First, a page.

Carpenter doesn’t suffice for a successor habeas. Besides, he’d lose on the merits. “Taylor cannot meet the statutory criteria for filing a second or successive habeas corpus petition. First, he does not rely on any newly discovered evidence. Second, ‘the … Continue reading
OH1: No exclusionary rule for this alleged statutory violation for lack of notice of a probation search condition
Defendant’s contention the probation department failed to notify him of his search condition was a statutory violation but there is no exclusionary remedy for that. State v. Hayden, 2022-Ohio-3933, 2022 Ohio App. LEXIS 3721 (1st Dist. Nov. 4, 2022). In … Continue reading
“This appeal presents the question of whether a police officer necessarily violates the Fourth Amendment when he makes an arrest that is prohibited by state law. Relying upon Virginia v. Moore, 553 U.S. 164, 128 S. Ct. 1598, 170 L. … Continue reading
The state in its statement of issues below addressed probable cause but did not mention inevitable discovery. That amounted to a waiver. “The inevitable discovery doctrine is not a subsidiary issue to a claim of adequate probable cause to support … Continue reading
Defendant signed a consent to parole search form, but the statute says it has to be on reasonable grounds. Here, even if the statute was violated, the exclusionary rule applies to constitutional violations, not statutory ones. State v. Campbell, 2022-Ohio-3626, … Continue reading
Defendant, not on probation, lived with two probationers. POs showed up for a probation search, and when they saw the extent of what they found and had a nonprobationer, they got a search warrant for the rest of the house. … Continue reading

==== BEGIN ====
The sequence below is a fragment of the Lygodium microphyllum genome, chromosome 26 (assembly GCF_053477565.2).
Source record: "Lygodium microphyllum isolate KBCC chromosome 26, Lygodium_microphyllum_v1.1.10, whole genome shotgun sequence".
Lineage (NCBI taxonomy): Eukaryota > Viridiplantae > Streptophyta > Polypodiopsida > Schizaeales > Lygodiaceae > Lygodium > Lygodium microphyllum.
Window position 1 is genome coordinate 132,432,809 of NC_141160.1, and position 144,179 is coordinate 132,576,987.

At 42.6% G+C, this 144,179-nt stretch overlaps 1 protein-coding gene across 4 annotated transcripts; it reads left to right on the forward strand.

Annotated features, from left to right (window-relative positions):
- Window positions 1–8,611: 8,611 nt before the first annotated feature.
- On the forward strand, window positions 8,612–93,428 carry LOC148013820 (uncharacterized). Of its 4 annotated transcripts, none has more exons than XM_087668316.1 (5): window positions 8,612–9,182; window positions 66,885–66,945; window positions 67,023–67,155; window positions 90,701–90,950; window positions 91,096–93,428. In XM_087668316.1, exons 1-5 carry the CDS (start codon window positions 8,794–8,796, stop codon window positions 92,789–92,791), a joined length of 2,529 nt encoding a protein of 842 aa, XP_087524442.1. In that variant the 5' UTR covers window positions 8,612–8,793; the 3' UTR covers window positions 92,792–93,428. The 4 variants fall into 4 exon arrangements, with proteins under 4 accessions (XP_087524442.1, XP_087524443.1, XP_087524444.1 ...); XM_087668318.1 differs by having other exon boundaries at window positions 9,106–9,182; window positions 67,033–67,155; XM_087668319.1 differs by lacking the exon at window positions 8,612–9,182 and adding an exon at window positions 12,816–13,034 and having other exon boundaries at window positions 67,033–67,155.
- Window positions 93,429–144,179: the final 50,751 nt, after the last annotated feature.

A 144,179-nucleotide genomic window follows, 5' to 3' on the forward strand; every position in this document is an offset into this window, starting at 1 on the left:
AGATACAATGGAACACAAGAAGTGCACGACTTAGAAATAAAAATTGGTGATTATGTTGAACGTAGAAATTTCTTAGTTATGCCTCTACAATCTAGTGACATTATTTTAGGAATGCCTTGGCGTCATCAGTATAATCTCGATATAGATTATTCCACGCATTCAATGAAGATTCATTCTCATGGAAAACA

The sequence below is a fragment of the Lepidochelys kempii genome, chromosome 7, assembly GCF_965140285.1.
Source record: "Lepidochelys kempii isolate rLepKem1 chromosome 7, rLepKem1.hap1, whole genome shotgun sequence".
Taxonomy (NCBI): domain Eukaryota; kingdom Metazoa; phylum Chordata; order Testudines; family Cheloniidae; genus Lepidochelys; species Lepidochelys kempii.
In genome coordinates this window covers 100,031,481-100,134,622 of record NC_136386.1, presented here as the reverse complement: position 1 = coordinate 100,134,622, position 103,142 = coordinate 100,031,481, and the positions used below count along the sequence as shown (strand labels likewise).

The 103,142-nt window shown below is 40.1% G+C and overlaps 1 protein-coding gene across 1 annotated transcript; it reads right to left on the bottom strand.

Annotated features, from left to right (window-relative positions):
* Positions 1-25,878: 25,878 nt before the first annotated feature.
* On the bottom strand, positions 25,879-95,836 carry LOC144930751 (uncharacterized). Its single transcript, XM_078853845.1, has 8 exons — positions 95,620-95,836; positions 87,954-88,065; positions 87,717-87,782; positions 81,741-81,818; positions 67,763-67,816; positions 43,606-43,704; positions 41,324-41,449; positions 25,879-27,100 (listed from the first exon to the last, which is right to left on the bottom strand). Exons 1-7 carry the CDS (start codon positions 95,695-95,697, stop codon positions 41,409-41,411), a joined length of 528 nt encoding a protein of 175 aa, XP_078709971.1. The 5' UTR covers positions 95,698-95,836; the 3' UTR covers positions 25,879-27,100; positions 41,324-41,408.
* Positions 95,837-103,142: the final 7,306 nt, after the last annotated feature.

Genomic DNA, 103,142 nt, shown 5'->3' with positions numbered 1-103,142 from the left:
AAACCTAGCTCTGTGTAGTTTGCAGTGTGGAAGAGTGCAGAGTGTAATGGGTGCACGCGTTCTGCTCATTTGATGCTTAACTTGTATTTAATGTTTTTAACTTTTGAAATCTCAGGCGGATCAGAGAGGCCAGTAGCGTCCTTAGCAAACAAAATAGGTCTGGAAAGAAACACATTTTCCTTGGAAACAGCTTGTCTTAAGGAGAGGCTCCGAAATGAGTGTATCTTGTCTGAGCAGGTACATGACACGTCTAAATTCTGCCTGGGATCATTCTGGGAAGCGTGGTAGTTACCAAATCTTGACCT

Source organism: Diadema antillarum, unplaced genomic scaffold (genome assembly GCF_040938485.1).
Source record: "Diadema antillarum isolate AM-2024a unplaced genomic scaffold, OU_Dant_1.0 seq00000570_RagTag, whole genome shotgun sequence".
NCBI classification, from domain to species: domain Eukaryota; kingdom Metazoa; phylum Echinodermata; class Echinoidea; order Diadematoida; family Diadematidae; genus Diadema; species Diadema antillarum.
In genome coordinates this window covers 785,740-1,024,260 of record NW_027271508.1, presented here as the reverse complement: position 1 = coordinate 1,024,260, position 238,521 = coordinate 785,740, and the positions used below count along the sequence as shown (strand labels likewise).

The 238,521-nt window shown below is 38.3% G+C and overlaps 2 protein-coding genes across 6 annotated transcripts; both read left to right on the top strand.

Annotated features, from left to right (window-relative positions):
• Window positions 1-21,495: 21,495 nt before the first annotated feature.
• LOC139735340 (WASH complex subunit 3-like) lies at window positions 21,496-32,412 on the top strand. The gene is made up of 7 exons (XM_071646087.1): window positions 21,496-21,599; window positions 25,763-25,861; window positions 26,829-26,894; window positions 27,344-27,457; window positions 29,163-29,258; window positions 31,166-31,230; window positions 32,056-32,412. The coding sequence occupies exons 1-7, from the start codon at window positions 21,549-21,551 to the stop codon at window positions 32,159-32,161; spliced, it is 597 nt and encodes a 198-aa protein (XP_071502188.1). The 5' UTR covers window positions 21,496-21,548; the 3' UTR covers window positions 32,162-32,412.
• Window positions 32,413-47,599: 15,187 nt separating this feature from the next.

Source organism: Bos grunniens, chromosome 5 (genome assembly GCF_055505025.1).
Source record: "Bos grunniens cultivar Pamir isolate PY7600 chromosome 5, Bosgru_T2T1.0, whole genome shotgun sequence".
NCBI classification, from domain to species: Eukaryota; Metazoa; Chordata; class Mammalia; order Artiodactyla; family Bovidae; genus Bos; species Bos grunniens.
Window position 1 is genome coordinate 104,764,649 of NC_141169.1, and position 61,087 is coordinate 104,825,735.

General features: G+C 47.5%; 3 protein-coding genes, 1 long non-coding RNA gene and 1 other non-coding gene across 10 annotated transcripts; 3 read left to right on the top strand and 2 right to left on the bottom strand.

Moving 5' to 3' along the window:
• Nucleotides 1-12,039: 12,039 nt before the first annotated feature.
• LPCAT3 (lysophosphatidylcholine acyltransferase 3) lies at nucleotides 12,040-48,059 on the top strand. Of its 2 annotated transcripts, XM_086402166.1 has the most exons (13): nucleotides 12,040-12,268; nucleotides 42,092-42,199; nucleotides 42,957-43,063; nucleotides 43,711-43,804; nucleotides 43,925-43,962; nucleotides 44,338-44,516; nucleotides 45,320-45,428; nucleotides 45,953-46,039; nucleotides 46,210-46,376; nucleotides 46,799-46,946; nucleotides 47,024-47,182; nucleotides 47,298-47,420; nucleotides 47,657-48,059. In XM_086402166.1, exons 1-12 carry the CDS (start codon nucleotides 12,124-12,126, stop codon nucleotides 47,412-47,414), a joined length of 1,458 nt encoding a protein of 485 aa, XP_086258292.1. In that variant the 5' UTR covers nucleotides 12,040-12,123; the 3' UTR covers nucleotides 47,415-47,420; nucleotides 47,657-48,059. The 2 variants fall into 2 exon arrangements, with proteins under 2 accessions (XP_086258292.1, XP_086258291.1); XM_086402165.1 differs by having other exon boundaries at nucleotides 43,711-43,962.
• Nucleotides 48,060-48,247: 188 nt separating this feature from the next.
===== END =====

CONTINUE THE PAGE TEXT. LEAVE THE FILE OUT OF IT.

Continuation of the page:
A Gant search incident of a vehicle authorized for open containers of alcohol didn’t permit a more intense search of a plastic “otter box” finding PCP. Smith v. United States, 2022 D.C. App. LEXIS 326 (Sep. 29, 2022). The state … Continue reading
Lack of consent is no defense to a probation search. United States v. Lombardo, 2022 U.S. Dist. LEXIS 173618 (N.D.N.Y. Sep. 20, 2022).* Defendant was detained after furtive gestures. He ultimately voluntarily spoke to the officers. There was no constitutional … Continue reading
D.D.C.: SW for documents permitted search of any place they could be, not just where def said they were
Officers executing a search warrant for evidence of animal abuse in Washington D.C. used a battering ram on the door without waiting for defendant to come to the door. They had a warrant for veterinary documents on the animals and … Continue reading
Public threats against FBI agents involved in the search requires leaving the affidavit for the search warrant under seal. In re Warrant, 2022 U.S. Dist. LEXIS 150388 (S.D. Fla. Aug. 22, 2022). Defendant’s traffic stop was factually based and not … Continue reading
“The evidence demonstrated the vehicle was owned by the rental company, it was leased to someone other than Appellant, the rental agreement had lapsed, and the record does not support Appellant having authorization to use the vehicle. As a result, … Continue reading
Prolonging the traffic stop for further information on defendant’s parole and probation status was unreasonable. It diverted from the traffic stop. United States v. Gould, 2022 U.S. Dist. LEXIS 142915 (N.D. Cal. Aug. 10, 2022). The protective sweep of defendant’s … Continue reading
There no longer was exigency, in part here from the police delay in responding to 911 call, and what was observed was innocuous. No exigency on the totality. Cotten v. Miller, 2022 U.S. Dist. LEXIS 139360 (D. Minn. Aug. 5, … Continue reading